People were fed-up of coeliac disease being misdiagnosed or confused with IBS. There was a sense that there was no real support from the medical community. Feeling isolated was mentioned. No whole holistic approach, not just digestive health. The medical world does not look beyond the 'surface' symptoms.

It would be great if the medical profession took up the mantle of Coeliac Awareness Week and promoted understanding and education of what it is all about. That there was literature, posters and pamphlets in GP offices, hospitals, pharmacies and medical institutions explaining and promoting awareness of what coeliac disease is. I'd love to see the HSE or some other relevant semi-state body step-up to the plate and get the ball rolling. How can a population who suffers from this disease be so unsupported and ignored in the medical community - when this is the first step for most - talking to their doctor. It is shameful neglect and it is the misdiagnosed and silent sufferers who are hurt the most.

The usual complaints about eating out surfaced - cross-contamination, misunderstanding, ignorance, poor training and general confusion seem to rule the roost. It was noted that there are some really, proper, decent restaurants, hotels, etc., that do it right, but they are in the minority.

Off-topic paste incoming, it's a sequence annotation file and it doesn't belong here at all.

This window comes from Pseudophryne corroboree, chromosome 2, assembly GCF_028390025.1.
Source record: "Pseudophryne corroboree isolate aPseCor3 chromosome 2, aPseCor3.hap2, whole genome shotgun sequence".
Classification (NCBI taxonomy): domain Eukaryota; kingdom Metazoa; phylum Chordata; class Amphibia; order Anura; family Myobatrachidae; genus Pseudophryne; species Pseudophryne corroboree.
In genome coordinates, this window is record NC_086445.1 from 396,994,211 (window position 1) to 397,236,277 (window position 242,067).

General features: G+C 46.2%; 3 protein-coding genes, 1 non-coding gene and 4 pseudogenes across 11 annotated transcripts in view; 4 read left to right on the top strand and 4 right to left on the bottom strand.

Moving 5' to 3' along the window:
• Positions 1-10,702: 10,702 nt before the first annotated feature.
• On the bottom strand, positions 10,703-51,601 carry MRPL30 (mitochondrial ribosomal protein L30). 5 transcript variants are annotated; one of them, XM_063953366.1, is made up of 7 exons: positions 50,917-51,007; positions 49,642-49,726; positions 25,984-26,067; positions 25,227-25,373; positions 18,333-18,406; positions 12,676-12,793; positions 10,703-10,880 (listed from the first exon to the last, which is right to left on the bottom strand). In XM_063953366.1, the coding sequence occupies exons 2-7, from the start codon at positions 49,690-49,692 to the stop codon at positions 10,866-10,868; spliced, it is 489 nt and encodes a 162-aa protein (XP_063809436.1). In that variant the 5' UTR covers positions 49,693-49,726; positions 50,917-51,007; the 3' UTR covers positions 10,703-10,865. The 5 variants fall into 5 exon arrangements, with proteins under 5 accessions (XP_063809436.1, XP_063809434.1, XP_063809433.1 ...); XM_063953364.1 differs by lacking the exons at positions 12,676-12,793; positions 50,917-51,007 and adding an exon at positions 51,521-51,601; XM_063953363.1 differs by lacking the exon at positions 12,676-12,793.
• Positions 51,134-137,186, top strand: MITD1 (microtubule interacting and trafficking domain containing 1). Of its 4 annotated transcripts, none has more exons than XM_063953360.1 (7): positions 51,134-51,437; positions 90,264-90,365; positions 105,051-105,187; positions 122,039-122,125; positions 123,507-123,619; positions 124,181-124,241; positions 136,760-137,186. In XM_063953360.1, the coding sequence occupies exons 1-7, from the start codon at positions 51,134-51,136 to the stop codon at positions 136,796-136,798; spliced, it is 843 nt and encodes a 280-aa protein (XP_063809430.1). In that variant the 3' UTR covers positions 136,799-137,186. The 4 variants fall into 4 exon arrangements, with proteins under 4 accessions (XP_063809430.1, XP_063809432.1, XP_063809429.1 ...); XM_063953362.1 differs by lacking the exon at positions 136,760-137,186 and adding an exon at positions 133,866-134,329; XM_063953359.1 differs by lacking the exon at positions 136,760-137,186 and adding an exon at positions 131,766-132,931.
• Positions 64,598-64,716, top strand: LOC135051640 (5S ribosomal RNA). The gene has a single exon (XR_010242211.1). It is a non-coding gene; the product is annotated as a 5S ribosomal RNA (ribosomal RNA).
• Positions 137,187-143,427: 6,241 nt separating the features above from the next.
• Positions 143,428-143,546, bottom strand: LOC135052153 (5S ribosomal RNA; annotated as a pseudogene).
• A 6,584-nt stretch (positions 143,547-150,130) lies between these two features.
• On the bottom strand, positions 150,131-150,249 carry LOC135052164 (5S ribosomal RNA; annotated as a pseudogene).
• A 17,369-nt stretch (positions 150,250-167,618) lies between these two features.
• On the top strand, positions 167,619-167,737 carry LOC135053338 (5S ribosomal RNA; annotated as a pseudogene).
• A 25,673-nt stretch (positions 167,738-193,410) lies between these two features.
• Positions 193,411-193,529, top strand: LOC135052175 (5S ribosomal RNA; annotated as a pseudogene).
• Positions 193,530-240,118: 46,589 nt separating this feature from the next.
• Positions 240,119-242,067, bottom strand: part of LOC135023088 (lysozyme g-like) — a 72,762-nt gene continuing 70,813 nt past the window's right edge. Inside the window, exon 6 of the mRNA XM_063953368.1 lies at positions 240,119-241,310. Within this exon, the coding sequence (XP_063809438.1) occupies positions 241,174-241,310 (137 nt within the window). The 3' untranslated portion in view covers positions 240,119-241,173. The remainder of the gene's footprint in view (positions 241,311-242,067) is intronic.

The hospitality and catering industries need to embrace and understand coeliac disease. Flippant articles that I've seen published encouraging gluten free as a trend in restaurants, etc., explaining that a simple gluten free replacement is enough to provide for the gluten free community, is ridiculous. They need to have a clear understanding and proper training in how and what eating out as a person with coeliac disease really means. To be vigilant about cross-contamination. The Food Safety Authority of Ireland tweeted me this information, 'There's no national body which looks after food safety training. We provide advice on what to look for in a trainer.' I would love to see proper training and guidelines in the catering industry being actively pursued and continuously followed-up with visits from trainers who understand coeliac disease. There is clearly a gap and this industry should look into setting up a resource for themselves so that they can receive the training and education that is so desperately needed.